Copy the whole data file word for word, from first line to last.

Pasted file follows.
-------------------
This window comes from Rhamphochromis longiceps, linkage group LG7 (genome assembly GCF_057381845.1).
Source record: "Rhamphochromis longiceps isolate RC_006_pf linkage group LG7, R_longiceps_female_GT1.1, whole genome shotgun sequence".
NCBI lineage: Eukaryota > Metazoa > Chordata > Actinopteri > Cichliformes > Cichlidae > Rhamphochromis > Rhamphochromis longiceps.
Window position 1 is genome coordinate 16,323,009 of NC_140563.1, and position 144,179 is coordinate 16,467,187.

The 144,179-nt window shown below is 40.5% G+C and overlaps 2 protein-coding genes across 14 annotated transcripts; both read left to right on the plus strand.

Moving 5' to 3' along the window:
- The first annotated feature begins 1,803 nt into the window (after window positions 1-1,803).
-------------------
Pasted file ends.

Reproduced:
This window comes from Rhamphochromis longiceps, linkage group LG7 (genome assembly GCF_057381845.1).
Source record: "Rhamphochromis longiceps isolate RC_006_pf linkage group LG7, R_longiceps_female_GT1.1, whole genome shotgun sequence".
NCBI lineage: Eukaryota > Metazoa > Chordata > Actinopteri > Cichliformes > Cichlidae > Rhamphochromis > Rhamphochromis longiceps.
Window position 1 is genome coordinate 16,323,009 of NC_140563.1, and position 144,179 is coordinate 16,467,187.

The 144,179-nt window shown below is 40.5% G+C and overlaps 2 protein-coding genes across 14 annotated transcripts; both read left to right on the plus strand.

Moving 5' to 3' along the window:
- The first annotated feature begins 1,803 nt into the window (after window positions 1-1,803).